The chimes of Big Ben will ring out around Westminster for the first time in almost three months.
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But politicians and tourists in the area have been advised not to set their watches by the famous bongs as parliamentary authorities expect "slight inaccuracies" following its 11-week break for essential conservation work.
After the resumption of chimes at 9am, Palace of Westminster clockmakers will work through the day adjusting the bells to ensure they strike at exactly the right time for Armistice Day commemorations at the 11th hour of November 11, followed by Remembrance Sunday events the following day.
The bells will be disconnected after ringing the hour at 1pm on Sunday November 12.
When Big Ben was halted on August 21 for works lasting four years on the Elizabeth Tower, it was made clear it would be restarted for important national events.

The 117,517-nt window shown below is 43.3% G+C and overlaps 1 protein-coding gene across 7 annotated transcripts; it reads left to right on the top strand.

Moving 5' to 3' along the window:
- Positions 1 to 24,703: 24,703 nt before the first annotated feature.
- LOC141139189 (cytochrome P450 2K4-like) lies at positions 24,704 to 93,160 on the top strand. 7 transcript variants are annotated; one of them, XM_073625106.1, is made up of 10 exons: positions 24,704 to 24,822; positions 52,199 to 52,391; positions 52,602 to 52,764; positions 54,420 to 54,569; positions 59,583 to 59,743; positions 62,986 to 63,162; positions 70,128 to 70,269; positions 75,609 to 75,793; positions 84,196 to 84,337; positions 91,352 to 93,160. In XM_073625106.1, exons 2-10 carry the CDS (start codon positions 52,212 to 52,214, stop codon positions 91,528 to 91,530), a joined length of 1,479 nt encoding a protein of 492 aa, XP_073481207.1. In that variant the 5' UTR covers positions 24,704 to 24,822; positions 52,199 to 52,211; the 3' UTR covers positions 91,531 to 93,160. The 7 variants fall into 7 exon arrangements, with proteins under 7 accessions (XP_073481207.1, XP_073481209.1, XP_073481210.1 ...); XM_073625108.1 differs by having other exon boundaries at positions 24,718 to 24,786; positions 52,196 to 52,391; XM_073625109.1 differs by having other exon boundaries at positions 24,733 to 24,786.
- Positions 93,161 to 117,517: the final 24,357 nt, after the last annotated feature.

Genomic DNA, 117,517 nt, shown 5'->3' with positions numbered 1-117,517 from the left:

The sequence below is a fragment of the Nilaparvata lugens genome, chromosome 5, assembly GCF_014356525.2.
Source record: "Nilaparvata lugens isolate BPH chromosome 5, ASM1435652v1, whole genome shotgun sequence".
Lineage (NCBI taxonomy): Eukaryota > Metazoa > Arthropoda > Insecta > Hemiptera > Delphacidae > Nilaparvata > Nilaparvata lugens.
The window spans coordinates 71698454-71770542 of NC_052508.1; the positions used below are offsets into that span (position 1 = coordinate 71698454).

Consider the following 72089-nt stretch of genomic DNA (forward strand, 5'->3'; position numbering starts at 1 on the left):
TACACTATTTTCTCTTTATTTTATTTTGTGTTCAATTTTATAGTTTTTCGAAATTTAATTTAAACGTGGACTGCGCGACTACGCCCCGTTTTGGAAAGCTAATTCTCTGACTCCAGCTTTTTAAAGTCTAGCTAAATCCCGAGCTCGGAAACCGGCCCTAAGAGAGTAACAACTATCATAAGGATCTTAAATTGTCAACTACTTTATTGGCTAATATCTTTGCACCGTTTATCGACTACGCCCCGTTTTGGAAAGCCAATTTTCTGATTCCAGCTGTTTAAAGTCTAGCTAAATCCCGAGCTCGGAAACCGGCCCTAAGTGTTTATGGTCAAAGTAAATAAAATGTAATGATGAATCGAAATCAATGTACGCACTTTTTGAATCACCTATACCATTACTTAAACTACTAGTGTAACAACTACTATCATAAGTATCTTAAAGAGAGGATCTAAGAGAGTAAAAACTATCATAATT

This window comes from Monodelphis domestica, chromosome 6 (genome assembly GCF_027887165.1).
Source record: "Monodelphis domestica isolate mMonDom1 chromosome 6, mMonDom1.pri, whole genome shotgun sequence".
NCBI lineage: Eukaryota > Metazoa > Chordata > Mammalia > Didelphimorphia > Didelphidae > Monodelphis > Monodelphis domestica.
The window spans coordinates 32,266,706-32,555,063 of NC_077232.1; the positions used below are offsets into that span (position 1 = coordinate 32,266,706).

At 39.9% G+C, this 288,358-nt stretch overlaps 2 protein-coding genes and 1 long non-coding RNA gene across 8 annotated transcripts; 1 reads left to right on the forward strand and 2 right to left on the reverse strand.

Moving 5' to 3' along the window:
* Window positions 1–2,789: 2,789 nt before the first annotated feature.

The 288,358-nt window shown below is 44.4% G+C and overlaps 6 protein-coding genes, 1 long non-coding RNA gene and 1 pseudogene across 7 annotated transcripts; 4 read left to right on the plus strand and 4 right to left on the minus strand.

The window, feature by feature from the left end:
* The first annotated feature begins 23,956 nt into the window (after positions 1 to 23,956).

Its chimes are then due to resume on December 23 for the Christmas period, falling silent again at 1pm on January 1.
Maintenance work will cease for the holidays, meaning there is no threat to workers' hearing from the volume of the bongs.
On other occasions when the chimes restart, work will be confined to lower, and quieter, levels of the tower.
The Elizabeth Tower, which holds the famous bell, is surrounded by scaffolding, but at least one clock face will always be kept visible while repair work and maintenance is carried out on dials and hands of the others.
A Channel 4 documentary crew has been allowed behind the scenes as work on the 158-year-old tower continues.
The programme, Big Ben: Saving the World's Most Famous Clock, will be broadcast on Sunday November 12 at 9pm.